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Yes, and…

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This improv-inspired game is a way to get students to share observations about a painting while building on what others are saying. Students will be looking closely, collaborating, listening, and connecting to each other’s ideas.

Time: 5-10 mins

Materials:

Preparation:

Put students at ease by reminding them that there are no wrong answers when sharing their opinions about art.

Choose a selection of artworks that you know will create a robust discussion-you know your students best!

Steps:

  1. This activity can be done in pairs, small groups, or a large group. You might do a round as a large group, then pair students up for additional discussions.
  2. Invite students to examine an artwork. Give students a few minutes to silently look while taking note of all the things they are noticing. Students may want to write down their observations to help them remember.
  3. Explain that students are going to take turns describing the painting, but that each comment must first acknowledge and then build upon the comment before it. For example, a conversation may go:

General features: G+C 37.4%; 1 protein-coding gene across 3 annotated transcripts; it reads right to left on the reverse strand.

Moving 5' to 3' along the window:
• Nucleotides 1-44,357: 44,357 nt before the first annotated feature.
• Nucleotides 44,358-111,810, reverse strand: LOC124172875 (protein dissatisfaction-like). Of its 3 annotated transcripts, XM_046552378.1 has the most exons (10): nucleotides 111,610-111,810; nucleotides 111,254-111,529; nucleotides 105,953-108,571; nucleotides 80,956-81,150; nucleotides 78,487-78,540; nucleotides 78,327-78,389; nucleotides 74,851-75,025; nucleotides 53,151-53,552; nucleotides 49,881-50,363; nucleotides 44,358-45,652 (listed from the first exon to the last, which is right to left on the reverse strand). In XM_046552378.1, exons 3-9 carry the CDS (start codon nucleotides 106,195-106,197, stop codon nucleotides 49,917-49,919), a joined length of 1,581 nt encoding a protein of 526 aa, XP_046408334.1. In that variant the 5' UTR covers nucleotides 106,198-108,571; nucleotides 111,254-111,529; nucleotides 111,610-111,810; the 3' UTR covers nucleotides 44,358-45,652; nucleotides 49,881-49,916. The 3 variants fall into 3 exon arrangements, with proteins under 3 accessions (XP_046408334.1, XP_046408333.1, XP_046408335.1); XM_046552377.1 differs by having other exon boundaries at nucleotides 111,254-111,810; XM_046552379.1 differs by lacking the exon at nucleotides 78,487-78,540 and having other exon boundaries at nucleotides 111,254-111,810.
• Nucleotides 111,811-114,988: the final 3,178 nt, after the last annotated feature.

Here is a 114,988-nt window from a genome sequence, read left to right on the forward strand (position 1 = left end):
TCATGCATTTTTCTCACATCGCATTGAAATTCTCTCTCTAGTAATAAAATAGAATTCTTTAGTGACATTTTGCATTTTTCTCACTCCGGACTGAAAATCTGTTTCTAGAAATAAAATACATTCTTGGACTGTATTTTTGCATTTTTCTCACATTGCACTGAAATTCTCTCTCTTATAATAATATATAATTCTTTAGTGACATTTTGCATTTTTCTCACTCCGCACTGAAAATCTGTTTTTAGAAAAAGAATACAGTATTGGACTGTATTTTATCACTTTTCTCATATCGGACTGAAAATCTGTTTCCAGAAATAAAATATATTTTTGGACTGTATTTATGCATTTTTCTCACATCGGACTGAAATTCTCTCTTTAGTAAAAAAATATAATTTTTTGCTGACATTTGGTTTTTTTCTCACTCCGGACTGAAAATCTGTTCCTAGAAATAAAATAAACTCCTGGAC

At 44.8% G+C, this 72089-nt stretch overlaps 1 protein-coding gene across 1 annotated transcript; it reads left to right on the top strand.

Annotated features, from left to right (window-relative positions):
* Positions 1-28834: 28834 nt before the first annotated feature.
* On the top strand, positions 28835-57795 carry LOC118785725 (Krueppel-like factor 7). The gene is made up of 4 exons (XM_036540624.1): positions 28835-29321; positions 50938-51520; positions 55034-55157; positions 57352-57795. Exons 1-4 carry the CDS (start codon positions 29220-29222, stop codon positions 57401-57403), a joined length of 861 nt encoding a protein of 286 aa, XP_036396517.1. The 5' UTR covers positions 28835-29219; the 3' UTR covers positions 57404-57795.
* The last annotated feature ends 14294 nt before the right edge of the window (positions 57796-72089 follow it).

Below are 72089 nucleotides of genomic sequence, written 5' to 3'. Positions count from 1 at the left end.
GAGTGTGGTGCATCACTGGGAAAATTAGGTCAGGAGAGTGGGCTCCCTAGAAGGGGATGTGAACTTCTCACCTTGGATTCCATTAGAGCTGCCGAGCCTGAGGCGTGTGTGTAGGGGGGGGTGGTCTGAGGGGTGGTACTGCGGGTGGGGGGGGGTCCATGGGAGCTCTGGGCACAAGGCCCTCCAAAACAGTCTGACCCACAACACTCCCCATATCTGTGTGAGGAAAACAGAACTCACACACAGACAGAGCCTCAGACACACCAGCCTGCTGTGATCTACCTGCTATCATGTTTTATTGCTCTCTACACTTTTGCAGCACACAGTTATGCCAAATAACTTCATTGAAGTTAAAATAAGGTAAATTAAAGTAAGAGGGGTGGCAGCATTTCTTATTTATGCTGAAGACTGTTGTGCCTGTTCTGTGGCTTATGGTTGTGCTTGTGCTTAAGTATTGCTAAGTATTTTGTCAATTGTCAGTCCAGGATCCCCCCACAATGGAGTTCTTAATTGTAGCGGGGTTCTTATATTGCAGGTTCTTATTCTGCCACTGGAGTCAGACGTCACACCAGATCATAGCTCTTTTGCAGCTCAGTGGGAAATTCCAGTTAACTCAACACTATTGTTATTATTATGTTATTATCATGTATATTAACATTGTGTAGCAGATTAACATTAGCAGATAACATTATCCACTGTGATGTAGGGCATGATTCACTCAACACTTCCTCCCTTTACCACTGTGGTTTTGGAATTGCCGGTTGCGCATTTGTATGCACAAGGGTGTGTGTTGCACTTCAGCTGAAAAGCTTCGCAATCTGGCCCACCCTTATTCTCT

1. Participant 1: “I see a burned tree trunk.”
    2. Participant 2: “Yes, and I see the lightning bolt that started the fire.”
    3. Participant 3: “Yes, and I see the the fire spreading.”
    4. Participant 4: “ Yes, and I see the smoke rising from the flames.”
  4. If doing this as a group activity, students could popcorn out ideas while the teacher or a designated student keeps track of the group’s thinking. In pairs, students should take turns adding to each other’s ideas.
  5. Repeat the activity with another artwork or have students switch groups.

Variations:

  • After doing this activity in pairs, students could team up with another pair of students to teach them about the painting they examined.
  • Challenge students to do this activity with the same painting multiple times, with different students starting the conversation. Did you notice new or different things?
  • Invite students to tell a story about a painting one sentence at a time. Students must listen and connect to the sentence that came before, while continuing to move the story forward.